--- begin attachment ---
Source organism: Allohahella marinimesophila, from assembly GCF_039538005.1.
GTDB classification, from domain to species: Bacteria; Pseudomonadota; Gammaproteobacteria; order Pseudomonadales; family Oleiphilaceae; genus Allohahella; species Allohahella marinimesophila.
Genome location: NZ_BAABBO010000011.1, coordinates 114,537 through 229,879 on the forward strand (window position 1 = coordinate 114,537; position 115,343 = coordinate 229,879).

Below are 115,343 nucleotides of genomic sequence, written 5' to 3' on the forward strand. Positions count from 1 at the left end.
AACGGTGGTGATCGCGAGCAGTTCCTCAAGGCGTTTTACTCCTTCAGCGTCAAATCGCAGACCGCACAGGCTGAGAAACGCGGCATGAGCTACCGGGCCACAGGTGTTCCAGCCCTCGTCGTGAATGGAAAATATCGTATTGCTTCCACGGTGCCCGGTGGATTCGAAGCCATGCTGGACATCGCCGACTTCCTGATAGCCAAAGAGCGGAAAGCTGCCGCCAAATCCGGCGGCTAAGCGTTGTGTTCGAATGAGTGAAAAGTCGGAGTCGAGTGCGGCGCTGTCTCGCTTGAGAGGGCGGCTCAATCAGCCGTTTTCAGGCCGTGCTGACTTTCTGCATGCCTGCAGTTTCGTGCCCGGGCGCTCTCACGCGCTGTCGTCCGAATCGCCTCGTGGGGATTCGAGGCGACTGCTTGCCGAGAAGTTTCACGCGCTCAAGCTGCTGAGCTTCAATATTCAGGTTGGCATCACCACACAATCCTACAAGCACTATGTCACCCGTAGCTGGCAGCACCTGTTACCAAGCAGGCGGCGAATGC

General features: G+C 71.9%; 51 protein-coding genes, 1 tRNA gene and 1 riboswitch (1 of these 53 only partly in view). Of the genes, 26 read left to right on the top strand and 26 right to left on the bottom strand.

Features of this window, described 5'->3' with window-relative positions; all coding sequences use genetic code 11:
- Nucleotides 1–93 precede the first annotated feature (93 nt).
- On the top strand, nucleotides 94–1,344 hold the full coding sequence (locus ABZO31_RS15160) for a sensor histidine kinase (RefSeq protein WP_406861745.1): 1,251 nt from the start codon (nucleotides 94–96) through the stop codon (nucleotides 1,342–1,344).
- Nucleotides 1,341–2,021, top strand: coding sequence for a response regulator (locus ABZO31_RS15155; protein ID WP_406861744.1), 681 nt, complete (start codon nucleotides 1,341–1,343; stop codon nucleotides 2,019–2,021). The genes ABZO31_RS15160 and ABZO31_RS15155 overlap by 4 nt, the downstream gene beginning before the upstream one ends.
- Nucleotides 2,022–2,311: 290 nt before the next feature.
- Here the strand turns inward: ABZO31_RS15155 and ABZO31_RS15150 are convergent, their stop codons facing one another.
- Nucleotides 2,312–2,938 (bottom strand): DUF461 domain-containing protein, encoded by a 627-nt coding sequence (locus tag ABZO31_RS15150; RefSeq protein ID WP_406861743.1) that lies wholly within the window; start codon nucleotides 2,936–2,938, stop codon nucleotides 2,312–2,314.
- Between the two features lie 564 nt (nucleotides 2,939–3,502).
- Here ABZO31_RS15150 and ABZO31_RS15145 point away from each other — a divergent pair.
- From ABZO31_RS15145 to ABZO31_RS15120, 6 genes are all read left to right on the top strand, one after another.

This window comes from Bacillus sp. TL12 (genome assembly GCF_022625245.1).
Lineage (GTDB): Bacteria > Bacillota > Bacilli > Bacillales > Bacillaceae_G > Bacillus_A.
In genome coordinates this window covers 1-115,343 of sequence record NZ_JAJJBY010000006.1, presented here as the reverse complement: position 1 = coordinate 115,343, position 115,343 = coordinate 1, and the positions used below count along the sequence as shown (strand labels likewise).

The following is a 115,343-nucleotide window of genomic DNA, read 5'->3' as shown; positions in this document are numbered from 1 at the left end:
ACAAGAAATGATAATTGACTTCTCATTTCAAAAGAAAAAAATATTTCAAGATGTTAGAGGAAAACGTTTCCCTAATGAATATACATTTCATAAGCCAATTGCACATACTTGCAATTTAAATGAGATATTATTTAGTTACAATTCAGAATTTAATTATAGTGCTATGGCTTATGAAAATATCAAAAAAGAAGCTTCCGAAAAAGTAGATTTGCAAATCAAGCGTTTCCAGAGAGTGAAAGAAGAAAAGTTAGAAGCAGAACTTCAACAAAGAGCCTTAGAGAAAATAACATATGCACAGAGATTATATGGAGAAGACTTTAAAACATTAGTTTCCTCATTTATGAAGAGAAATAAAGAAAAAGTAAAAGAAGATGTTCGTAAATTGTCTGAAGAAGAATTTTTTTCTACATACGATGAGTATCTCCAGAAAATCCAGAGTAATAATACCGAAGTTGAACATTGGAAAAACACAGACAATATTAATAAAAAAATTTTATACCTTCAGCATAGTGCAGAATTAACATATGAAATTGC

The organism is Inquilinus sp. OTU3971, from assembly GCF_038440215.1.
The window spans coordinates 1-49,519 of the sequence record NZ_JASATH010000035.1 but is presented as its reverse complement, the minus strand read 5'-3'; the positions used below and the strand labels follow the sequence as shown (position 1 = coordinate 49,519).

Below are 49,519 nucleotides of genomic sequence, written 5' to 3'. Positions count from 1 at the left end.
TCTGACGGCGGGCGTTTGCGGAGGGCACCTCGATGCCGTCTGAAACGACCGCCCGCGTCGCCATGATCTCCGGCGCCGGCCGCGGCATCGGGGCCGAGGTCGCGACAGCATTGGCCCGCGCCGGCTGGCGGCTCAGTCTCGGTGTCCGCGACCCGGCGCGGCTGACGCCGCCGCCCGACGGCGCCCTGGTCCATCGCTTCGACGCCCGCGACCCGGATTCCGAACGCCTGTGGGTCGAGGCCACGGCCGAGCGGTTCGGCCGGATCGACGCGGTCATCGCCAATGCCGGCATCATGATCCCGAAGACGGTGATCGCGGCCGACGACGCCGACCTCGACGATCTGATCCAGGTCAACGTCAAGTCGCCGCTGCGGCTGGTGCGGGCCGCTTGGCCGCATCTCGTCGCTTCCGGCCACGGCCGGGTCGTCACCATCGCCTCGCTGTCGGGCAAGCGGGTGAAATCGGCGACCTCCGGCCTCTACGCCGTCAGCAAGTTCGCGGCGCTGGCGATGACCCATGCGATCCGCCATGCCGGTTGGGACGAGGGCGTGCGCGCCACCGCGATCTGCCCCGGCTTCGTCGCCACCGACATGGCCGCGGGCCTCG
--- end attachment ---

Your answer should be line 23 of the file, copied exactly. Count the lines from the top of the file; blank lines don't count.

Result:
The window spans coordinates 1-49,519 of the sequence record NZ_JASATH010000035.1 but is presented as its reverse complement, the minus strand read 5'-3'; the positions used below and the strand labels follow the sequence as shown (position 1 = coordinate 49,519).